• Hi Guest! Forum rules have been updated. All users please read here.

New generation of NPO Molniya triplanes

flateric

ACCESS: Above Top Secret
Staff member
Top Contributor
Senior Member
Joined
Apr 2, 2006
Messages
9,153
Reaction score
1,297
At MAKS Monliya have presented a family of triplanes, stating that they are 'only design bureau in Russia currently studying triplanes'. Note SML-2, fruit of cooperation with 'Russian Aviation Consortium', and M1-012N - follow-on of Molniya-1 (actual Molniya-1 was used as scrap mockup on fire brigade trainings before MAKS, imitating aircraft crashed into Tu-134 and causung fire to both of them).
 

Attachments

  • NPOMolniyaTriplanes01s.jpg
    NPOMolniyaTriplanes01s.jpg
    402.6 KB · Views: 397
  • NPOMolniyaTriplanes02s.jpg
    NPOMolniyaTriplanes02s.jpg
    492.1 KB · Views: 373
  • DSC02080s.jpg
    DSC02080s.jpg
    102.1 KB · Views: 309

hesham

ACCESS: USAP
Senior Member
Joined
May 26, 2006
Messages
27,787
Reaction score
4,941
Hi,

http://archive.aviationweek.com/image/spread/19910923/32/2
 

Attachments

  • 1.png
    1.png
    533.6 KB · Views: 156
  • 2.png
    2.png
    536.3 KB · Views: 147

riggerrob

I really should change my personal text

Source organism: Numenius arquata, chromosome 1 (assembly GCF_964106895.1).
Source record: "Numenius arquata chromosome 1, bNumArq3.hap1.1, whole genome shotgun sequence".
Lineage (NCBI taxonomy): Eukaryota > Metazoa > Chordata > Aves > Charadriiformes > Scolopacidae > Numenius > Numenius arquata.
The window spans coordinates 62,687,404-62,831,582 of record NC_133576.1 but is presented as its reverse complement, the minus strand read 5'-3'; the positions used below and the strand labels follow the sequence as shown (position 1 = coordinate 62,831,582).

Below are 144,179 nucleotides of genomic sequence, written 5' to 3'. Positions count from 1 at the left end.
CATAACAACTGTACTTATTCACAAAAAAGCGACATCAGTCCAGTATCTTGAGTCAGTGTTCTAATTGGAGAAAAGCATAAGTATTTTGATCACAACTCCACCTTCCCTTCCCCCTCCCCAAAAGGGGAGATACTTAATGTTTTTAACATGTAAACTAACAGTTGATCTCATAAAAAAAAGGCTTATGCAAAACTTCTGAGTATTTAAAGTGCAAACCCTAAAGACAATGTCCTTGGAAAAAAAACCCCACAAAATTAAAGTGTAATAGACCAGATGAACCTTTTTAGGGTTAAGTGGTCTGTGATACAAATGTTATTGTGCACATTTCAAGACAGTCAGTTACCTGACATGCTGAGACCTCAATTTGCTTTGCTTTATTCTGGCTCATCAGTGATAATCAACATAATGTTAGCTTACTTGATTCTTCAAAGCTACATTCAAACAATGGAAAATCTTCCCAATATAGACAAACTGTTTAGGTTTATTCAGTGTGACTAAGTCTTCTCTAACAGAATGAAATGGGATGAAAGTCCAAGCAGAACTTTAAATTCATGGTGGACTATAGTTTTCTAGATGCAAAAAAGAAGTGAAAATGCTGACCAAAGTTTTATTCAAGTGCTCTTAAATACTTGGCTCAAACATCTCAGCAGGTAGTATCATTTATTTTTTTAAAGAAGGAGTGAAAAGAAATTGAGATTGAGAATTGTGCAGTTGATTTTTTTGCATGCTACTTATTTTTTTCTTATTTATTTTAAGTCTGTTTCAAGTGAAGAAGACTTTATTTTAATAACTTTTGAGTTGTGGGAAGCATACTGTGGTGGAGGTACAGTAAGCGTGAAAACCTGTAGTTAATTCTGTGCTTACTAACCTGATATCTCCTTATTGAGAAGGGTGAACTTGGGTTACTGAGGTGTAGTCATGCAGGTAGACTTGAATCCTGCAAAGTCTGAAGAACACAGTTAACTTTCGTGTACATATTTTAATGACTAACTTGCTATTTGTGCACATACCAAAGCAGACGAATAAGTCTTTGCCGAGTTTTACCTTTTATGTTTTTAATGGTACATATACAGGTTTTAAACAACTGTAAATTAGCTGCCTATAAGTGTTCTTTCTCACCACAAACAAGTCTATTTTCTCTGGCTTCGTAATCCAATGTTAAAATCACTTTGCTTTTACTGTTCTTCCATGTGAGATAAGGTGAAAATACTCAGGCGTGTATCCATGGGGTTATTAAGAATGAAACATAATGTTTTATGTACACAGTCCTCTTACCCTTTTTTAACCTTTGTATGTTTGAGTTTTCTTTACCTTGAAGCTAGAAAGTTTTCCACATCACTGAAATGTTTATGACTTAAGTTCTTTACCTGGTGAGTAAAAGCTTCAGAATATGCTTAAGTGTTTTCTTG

Senior Member
Joined
Mar 11, 2012
Messages
1,355
Reaction score
775
Dear flateric,

May I make a minor "poke" at terminology?

In the West. those are called "three surface" wings. Many 3 surface prototypes have flown, but only the Italian Piaggio Avanti made it to production.
Aerodynamically, most (e.g. Piaggio Avanti) three-surface configurations are more like conventional airplanes with a horizontal tail "lifting" downwards, a conventional wing lifting upwards and a canard also lifting upwards.

Avanti has three surfaces because the main spar is routed aft of the cabin pressure vessel, making it nose-heavy. Piaggio added a second lifting surface to lift the nose and restore balance. The canard has no moving controls, so it is purely a lifting surface ... an extra bit of the main wing in an unusual location.
IOW Piaggio SPLIT the main lifting surface into two pieces to route them around the cabin, but still keep the centre-of-lift close to the centre-of-gravity.

Other three-surface planes may have a second lifting surface on the nose (e.g. Wren STOL conversion of Cessna 182) with control surfaces, but those control surfaces are merely flaps (only deflect downwards) to increase lift at low airspeeds. In the case of Wren STOL, they need more nose-up trim at slow landing speeds.
 
Last edited:

AeroFranz

ACCESS: Top Secret
Senior Member
Joined
May 4, 2008
Messages
2,319
Reaction score
250
I must confess i clicked on the link expecting a modern Dreidecker or something...:D
But yes, triplane is technically correct, but three lifting surface is less ambiguous.
 

Cy-27

ACCESS: Top Secret
Senior Member
Joined
Jan 28, 2008
Messages
584
Reaction score
249
Attached is a photo of the Molniya 1, similar to the first image in reply #2.

It was taken by me at Maks'95 at Zhukovsky and carried the markings RA-103. The Buran shuttle is behind.

I always regarded it as a pusher-canard rather than a triplane layout.
 

Attachments

  • RA-103_Molniya_1_[Zhukovsky_25_August_1995]_S11.jpg
    RA-103_Molniya_1_[Zhukovsky_25_August_1995]_S11.jpg
    984.6 KB · Views: 29

Similar threads

Top